Libyan leader Muammar Gaddafi makes his first visit to post-Soviet Russia on Friday, seeking to deepen a budding energy and military partnership with Moscow and counterbalance his fast-expanding relations with the West.
The visit, his first to Moscow since 1985 according to Russia’s Nezavisimaya Gazeta daily, is the latest step in a bold push by the former outcast state to accelerate overseas trade and investment for its booming post-sanctions economy. Examples of that drive include a rapid expansion of a Libyan state holding in Italian bank Unicredit and a growing list of Libyan deals in Africa and Europe, including a refinery in Egypt and a wheat farming agreement in Ukraine. “Libya wants to increase its overseas exposure and is showing a surprising sophistication about it, given their years of isolation,” Geoff Porter, an analyst at Eurasia Group, said.
Arms and energy are the focus of the three-day trip. Gaddafi will meet President Dmitry Medvedev six months after welcoming his predecessor and current Prime Minister Vladimir Putin on the first visit by a Kremlin leader to Libya since 1985.
Russia’s Interfax news agency said Libya might agree to buy more than $2 billion worth of Russian weapons during the visit, reviving part of a Cold War-era relationship that saw Moscow arming much of Libya’s military. Libya is interested in buying surface-to-air missiles, fighter aircraft, dozens of helicopters and about 50 tanks, Interfax quoted a source in Russia’s arms industry as saying. Moscow also is seeking rich energy contracts in Libya, owner of Africa’s largest oil reserves, and state gas monopoly Gazprom is showing interest in taking part in the construction of a new gas pipeline linking Libya and Europe.
The North African country aims to become a big gas producer and expand production to 3 billion cubic feet per day (bcfd) by 2010, with a potential for 3.8 bcfd by 2015 versus 2.7 bcfd now. In April the two countries signed agreements on debt, energy, railways and investment, marking a renewed effort by Moscow to compete in a market aggressively contested by Western and Asian companies seeking state infrastructure projects.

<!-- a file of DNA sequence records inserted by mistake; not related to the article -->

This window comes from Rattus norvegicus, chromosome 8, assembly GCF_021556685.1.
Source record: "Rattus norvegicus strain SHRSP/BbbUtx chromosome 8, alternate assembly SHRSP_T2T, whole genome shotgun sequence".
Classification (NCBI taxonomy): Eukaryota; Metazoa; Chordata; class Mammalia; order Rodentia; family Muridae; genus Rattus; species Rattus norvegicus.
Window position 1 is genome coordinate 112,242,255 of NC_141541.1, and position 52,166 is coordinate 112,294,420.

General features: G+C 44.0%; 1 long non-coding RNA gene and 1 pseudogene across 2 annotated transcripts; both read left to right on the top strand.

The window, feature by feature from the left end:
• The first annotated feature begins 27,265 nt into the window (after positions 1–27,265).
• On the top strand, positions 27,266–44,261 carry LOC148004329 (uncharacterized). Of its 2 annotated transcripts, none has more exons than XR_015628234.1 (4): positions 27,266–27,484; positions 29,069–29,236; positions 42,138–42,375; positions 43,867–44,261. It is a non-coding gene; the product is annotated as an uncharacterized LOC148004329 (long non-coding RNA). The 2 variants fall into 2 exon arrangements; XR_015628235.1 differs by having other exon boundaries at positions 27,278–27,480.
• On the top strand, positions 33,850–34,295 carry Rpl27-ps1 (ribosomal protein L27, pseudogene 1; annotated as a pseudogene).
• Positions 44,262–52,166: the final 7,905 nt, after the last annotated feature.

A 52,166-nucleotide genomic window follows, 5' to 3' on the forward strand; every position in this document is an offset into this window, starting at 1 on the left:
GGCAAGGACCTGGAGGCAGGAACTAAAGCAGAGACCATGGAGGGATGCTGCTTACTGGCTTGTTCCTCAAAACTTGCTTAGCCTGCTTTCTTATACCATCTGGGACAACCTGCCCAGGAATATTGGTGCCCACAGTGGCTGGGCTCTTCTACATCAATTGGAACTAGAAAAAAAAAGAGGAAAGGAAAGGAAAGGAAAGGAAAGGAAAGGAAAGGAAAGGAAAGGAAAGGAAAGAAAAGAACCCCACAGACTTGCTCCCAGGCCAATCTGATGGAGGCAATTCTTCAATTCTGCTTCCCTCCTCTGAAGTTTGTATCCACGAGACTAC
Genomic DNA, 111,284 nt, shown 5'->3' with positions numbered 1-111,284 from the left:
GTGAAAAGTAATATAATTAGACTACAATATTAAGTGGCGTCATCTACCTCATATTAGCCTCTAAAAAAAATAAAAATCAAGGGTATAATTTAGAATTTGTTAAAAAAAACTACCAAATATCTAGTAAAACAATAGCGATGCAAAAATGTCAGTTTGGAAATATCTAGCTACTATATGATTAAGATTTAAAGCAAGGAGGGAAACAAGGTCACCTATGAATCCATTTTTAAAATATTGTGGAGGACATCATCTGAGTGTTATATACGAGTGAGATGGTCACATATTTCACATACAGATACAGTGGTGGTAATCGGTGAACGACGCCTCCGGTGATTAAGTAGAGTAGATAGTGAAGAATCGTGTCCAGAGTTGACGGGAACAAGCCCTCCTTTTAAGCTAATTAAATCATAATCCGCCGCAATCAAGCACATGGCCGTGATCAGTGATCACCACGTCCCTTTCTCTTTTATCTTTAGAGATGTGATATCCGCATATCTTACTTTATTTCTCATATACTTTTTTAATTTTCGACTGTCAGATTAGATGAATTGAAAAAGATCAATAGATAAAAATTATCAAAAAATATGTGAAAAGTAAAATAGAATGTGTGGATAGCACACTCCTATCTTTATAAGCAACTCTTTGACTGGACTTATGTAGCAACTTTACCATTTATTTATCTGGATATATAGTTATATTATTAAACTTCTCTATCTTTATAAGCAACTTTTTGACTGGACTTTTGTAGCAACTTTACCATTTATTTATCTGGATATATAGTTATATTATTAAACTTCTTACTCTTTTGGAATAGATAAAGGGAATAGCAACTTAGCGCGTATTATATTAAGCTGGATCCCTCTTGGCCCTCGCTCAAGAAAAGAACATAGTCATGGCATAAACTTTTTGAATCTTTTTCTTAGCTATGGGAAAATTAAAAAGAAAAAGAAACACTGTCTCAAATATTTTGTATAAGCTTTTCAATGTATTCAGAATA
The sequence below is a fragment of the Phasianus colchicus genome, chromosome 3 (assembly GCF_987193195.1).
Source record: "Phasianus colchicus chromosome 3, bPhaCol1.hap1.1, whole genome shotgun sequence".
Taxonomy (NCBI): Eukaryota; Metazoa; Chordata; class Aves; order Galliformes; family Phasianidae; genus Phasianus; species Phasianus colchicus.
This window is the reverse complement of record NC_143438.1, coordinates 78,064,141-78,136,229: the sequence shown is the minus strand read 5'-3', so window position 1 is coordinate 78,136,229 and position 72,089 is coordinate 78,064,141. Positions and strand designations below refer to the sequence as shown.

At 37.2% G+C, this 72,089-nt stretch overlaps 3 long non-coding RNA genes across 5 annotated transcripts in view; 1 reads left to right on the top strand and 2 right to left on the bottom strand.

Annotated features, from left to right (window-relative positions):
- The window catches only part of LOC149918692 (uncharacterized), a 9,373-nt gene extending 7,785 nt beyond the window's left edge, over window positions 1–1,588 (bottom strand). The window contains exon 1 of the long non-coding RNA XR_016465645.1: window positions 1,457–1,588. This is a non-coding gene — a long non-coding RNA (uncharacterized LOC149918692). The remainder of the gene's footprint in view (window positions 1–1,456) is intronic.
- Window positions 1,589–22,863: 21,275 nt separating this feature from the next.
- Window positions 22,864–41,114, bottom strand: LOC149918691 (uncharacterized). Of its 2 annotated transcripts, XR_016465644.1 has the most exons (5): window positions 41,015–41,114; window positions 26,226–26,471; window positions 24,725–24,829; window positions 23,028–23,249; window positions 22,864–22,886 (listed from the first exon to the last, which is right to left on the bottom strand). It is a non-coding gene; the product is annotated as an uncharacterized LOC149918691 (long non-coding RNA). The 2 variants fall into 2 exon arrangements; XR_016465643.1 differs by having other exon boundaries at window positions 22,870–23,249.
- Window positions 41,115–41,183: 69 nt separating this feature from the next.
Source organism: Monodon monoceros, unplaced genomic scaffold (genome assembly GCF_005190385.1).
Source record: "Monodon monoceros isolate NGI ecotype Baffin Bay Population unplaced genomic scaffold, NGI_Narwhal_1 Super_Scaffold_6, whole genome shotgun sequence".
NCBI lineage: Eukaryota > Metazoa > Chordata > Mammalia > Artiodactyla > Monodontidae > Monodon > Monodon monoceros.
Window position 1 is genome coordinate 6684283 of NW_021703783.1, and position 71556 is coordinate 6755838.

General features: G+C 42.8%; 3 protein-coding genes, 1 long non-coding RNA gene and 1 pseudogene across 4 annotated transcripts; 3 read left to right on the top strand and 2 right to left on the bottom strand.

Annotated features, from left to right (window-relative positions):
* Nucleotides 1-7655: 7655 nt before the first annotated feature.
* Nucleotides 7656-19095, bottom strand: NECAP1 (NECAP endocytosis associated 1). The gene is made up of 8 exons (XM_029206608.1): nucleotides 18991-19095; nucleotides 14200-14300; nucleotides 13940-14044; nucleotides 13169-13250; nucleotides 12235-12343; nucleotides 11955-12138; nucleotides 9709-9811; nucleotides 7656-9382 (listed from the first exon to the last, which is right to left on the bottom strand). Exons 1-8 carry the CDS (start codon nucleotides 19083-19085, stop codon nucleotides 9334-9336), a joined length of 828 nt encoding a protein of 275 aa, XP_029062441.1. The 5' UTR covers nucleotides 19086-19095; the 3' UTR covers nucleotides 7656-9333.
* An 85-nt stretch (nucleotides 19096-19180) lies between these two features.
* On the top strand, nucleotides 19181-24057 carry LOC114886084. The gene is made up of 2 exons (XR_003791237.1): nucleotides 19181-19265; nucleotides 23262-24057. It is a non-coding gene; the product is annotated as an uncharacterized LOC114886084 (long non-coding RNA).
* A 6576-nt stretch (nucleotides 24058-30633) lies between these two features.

Libya has seen a foreign investment rush since 2003, when the UN Security Council lifted more than a decade of sanctions imposed for what the West called Libyan support of terrorism. But at least in public, politics may get equal billing with business, analysts said, noting that Gaddafi in April told Putin the world needed a Russian “superpower” to counter an unbalanced international system -- a reference to US global power.
Russian Foreign Minister Sergei Lavrov said last week “the aim of the visit is to develop bilateral relations and exchange views on regional problems which are of mutual interest”. “Clearly the Russians have been courting Libya on energy, and so you’ll have some pipeline politics on this trip, but you’ll also have the Gaddafi world view,” said Jon Marks, editorial director of industry newsletter Africa Energy. “Gaddafi sees a multipolar world and he sees the Russians willing to play. This trip shows he’s needed and loved,” said Marks, noting Libya’s drive for influence in Africa and the Arab world had not always lived up to Gaddafi’s hopes.
Last month US Secretary of State Condoleezza Rice met Gaddafi in Libya, the first such visit in 55 years, in a move to end years of enmity. But there are no plans as yet for a meeting with US President George W. Bush or his successor. “It was a historic moment, but it’s clear that as far as ties to the US are concerned, there’s not going to be a leader-to-leader meeting,” Marks said. (Reuters)